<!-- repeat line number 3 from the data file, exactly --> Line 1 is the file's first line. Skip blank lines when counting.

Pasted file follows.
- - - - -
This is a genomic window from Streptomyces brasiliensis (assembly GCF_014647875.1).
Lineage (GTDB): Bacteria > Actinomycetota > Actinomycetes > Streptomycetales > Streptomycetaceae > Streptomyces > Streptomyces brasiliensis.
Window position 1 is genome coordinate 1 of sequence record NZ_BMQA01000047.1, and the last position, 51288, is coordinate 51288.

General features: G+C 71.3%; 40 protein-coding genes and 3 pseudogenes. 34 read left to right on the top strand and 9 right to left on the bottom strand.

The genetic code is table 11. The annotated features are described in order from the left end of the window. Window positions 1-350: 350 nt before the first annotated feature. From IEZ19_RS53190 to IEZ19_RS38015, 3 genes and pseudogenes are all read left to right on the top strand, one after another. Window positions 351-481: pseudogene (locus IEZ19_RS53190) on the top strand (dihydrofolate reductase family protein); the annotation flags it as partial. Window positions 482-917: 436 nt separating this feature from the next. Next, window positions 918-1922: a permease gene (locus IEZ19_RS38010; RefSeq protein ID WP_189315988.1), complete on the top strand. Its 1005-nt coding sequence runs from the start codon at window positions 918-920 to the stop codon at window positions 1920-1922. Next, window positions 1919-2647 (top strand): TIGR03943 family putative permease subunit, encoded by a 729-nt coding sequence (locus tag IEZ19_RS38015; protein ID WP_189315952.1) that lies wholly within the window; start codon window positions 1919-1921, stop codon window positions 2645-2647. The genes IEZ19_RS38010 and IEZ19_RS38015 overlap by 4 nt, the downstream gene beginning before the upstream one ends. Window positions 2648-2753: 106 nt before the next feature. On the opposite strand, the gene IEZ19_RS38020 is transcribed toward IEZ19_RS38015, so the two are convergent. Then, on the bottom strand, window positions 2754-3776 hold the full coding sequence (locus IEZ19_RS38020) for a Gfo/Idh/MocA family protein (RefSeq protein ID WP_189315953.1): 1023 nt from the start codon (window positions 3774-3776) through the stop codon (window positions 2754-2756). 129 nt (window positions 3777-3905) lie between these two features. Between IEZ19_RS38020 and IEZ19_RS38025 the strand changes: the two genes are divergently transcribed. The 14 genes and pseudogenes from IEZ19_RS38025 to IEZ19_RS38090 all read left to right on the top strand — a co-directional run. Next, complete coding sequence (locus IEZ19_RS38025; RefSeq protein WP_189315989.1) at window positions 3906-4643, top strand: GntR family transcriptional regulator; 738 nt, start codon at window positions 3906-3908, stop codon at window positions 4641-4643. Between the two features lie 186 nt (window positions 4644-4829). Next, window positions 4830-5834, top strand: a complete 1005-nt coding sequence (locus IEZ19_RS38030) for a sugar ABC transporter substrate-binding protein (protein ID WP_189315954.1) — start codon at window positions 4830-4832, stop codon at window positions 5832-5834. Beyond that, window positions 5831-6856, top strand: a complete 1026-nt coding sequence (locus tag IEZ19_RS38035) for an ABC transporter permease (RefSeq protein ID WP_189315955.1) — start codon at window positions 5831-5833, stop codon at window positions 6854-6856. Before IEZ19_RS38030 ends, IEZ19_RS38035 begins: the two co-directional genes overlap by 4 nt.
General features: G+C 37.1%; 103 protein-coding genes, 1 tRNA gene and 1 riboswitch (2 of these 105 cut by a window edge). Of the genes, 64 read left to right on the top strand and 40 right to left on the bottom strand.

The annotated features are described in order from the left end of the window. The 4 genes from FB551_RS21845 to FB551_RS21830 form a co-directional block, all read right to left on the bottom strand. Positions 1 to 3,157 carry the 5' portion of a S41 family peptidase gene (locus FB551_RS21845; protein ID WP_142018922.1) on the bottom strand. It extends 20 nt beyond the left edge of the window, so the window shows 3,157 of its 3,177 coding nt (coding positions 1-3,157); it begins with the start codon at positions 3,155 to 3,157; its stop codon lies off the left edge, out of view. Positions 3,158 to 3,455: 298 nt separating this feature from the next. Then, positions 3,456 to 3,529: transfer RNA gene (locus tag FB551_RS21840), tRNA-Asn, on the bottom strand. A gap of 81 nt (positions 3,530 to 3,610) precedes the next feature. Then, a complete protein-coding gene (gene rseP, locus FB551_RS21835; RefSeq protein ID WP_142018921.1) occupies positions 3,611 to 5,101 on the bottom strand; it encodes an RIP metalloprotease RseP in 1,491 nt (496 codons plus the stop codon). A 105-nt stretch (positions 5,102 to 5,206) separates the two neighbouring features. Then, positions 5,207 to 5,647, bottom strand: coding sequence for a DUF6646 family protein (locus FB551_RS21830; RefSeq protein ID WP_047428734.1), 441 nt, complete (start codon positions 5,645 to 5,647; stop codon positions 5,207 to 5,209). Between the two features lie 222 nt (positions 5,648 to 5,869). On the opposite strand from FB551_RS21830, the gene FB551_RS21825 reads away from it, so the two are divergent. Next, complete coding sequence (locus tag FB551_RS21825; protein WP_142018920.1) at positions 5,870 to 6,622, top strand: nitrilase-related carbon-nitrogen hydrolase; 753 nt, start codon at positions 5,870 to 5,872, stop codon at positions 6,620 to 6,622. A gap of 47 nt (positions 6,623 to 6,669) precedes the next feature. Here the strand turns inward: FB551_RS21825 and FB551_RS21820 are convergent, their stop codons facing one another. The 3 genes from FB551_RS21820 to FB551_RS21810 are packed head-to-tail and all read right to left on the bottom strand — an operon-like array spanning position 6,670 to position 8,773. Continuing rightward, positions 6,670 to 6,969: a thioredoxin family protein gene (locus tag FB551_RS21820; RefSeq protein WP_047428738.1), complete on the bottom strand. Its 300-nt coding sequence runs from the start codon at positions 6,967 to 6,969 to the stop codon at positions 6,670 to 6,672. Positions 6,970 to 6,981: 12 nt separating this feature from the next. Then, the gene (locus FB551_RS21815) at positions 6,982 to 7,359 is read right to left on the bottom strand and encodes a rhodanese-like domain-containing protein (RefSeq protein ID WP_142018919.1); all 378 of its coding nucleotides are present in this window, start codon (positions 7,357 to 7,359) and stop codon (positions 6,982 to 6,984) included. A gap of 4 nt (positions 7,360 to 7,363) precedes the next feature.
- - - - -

Window position 1 is genome coordinate 1 of sequence record NZ_BMQA01000047.1, and the last position, 51288, is coordinate 51288.